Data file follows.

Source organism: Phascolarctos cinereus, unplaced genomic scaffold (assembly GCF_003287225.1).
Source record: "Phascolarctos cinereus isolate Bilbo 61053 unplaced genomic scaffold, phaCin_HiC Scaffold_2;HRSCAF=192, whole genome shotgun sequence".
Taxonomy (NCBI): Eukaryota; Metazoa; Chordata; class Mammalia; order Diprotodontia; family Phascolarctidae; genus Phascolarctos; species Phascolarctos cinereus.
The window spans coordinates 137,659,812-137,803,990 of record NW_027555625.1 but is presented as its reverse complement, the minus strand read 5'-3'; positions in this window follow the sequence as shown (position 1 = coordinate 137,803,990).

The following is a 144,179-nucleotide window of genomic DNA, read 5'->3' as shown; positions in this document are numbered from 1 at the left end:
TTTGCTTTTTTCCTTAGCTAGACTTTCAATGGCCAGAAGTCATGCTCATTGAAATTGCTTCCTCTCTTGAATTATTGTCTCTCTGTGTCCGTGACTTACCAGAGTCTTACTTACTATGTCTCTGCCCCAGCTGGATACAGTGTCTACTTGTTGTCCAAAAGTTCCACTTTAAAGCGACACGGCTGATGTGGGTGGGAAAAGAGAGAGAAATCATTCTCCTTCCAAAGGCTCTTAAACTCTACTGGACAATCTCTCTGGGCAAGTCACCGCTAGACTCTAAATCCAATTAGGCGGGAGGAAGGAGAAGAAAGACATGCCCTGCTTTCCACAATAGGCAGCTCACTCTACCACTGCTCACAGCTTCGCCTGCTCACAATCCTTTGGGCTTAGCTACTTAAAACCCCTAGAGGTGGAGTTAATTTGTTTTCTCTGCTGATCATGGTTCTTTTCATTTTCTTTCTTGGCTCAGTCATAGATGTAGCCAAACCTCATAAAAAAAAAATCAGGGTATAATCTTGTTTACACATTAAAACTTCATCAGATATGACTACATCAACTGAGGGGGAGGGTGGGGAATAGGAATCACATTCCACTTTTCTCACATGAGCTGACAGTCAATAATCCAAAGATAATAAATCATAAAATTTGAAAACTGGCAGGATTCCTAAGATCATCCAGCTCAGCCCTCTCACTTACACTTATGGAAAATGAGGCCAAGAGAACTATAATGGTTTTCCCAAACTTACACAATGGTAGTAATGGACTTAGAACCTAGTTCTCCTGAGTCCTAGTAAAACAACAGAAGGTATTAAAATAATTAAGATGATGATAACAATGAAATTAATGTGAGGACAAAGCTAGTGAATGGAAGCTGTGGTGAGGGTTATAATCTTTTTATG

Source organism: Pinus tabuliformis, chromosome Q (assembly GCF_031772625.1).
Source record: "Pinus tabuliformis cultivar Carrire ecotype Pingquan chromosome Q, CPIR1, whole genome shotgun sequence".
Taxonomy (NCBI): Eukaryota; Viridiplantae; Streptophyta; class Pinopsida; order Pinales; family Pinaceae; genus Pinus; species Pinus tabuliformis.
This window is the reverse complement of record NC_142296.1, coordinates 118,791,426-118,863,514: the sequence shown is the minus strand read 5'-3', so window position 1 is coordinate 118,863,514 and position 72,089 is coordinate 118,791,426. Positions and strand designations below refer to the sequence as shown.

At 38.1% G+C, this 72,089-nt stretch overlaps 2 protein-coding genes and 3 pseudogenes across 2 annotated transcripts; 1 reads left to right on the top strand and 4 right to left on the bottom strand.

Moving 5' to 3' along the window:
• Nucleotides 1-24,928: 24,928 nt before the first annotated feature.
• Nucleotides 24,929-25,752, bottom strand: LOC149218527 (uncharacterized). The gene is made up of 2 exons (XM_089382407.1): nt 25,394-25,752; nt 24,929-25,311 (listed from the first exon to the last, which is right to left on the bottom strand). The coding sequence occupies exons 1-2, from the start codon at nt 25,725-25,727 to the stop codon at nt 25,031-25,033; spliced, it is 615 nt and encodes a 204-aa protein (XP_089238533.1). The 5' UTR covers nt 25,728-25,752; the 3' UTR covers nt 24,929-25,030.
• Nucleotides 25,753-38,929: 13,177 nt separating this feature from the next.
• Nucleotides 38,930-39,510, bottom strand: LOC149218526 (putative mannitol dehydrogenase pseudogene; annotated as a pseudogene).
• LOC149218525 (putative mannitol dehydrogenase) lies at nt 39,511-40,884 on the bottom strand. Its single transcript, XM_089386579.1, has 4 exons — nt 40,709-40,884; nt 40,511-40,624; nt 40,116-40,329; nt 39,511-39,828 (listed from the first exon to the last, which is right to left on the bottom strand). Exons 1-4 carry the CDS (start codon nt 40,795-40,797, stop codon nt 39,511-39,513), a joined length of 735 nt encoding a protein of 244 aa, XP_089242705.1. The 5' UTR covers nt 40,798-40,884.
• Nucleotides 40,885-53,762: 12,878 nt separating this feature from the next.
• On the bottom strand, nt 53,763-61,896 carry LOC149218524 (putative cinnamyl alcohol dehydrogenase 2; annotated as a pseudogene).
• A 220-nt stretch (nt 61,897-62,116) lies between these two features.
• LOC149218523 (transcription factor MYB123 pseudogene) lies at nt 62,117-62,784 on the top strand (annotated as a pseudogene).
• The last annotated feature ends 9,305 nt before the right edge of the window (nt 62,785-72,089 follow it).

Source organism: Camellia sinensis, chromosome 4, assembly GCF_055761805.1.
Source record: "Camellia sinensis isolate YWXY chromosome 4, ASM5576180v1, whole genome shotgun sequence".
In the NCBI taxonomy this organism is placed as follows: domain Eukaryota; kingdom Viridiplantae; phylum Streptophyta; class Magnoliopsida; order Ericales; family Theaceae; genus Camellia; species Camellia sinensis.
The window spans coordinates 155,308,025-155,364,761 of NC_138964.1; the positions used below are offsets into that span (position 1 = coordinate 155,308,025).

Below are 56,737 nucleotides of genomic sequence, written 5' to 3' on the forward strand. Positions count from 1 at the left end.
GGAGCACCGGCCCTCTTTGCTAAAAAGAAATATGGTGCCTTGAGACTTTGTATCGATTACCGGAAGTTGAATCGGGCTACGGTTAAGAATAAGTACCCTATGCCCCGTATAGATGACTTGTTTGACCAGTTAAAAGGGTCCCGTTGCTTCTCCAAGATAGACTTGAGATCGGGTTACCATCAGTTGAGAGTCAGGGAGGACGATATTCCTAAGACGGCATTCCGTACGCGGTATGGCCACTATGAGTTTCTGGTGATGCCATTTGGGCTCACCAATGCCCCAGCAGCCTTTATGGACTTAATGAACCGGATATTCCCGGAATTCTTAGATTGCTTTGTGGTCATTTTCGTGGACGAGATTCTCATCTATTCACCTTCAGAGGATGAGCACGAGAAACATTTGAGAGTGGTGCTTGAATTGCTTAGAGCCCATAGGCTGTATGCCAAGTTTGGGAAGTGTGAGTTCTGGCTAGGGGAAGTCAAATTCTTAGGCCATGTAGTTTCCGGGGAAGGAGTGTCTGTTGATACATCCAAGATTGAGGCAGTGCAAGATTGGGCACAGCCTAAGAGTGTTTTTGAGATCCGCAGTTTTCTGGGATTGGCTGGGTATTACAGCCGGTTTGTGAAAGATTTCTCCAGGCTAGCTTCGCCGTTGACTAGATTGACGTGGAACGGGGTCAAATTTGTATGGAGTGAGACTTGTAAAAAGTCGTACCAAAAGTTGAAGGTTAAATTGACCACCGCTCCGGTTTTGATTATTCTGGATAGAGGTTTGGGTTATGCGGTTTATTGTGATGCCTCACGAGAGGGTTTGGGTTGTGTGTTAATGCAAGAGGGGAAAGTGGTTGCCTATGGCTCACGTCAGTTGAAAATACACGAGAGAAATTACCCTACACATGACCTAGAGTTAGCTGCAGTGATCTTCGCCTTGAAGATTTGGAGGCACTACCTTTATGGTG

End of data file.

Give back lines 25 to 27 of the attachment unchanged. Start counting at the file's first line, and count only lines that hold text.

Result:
In the NCBI taxonomy this organism is placed as follows: domain Eukaryota; kingdom Viridiplantae; phylum Streptophyta; class Magnoliopsida; order Ericales; family Theaceae; genus Camellia; species Camellia sinensis.
The window spans coordinates 155,308,025-155,364,761 of NC_138964.1; the positions used below are offsets into that span (position 1 = coordinate 155,308,025).

Below are 56,737 nucleotides of genomic sequence, written 5' to 3' on the forward strand. Positions count from 1 at the left end.